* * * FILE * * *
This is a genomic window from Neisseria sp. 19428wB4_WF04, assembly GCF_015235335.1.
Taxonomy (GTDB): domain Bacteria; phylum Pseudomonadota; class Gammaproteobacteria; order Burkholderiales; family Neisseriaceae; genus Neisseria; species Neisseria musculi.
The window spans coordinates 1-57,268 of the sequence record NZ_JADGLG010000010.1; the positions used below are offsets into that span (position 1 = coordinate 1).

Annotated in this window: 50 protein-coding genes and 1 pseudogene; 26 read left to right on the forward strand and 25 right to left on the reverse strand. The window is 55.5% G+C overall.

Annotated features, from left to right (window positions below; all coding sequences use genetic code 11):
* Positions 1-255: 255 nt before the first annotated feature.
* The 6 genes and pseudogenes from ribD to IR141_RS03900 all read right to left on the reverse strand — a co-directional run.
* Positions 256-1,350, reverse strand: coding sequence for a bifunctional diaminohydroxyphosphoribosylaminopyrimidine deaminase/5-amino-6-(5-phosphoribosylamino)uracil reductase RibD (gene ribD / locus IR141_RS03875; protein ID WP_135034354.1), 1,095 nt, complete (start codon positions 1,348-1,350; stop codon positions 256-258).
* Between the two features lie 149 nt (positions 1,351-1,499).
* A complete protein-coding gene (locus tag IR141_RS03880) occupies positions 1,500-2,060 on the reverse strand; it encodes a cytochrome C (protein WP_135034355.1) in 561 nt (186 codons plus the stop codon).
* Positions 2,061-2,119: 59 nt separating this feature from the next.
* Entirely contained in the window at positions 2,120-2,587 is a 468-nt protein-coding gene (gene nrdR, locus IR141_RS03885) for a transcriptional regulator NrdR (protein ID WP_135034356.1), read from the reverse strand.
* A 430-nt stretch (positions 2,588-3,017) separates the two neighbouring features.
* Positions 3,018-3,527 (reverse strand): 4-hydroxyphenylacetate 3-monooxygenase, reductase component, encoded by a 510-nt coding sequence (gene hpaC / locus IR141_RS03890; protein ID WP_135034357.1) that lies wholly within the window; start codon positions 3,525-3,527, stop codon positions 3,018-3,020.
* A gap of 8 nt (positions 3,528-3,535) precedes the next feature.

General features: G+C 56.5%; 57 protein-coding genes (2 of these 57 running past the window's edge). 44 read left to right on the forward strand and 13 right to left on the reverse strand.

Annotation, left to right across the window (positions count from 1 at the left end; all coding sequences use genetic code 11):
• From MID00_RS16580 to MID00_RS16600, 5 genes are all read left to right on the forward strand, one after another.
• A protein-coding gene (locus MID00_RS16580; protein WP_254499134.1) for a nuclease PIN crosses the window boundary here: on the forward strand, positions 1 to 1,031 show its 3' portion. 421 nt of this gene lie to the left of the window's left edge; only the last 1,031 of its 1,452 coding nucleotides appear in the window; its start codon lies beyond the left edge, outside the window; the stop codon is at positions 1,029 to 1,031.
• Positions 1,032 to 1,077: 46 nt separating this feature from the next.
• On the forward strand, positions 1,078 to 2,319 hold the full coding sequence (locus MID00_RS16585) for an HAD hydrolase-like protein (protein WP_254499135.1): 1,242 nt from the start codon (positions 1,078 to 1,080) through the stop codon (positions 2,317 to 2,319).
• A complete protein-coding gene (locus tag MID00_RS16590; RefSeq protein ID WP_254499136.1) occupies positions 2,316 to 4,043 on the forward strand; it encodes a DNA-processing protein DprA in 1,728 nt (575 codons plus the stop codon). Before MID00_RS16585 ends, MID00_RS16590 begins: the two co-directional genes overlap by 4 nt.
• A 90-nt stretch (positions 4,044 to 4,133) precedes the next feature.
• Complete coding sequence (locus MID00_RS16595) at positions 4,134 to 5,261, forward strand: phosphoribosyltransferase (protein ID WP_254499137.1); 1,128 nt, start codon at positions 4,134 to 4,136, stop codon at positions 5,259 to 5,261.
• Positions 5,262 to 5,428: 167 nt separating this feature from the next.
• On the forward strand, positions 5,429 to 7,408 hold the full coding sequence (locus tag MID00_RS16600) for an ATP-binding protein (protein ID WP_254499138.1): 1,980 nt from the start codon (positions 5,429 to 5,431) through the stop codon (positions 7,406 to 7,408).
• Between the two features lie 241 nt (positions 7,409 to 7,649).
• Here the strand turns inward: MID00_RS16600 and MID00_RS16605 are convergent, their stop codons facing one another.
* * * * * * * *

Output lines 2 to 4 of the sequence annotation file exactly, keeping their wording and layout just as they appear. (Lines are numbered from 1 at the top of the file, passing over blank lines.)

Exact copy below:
Taxonomy (GTDB): domain Bacteria; phylum Pseudomonadota; class Gammaproteobacteria; order Burkholderiales; family Neisseriaceae; genus Neisseria; species Neisseria musculi.
The window spans coordinates 1-57,268 of the sequence record NZ_JADGLG010000010.1; the positions used below are offsets into that span (position 1 = coordinate 1).

Annotated in this window: 50 protein-coding genes and 1 pseudogene; 26 read left to right on the forward strand and 25 right to left on the reverse strand. The window is 55.5% G+C overall.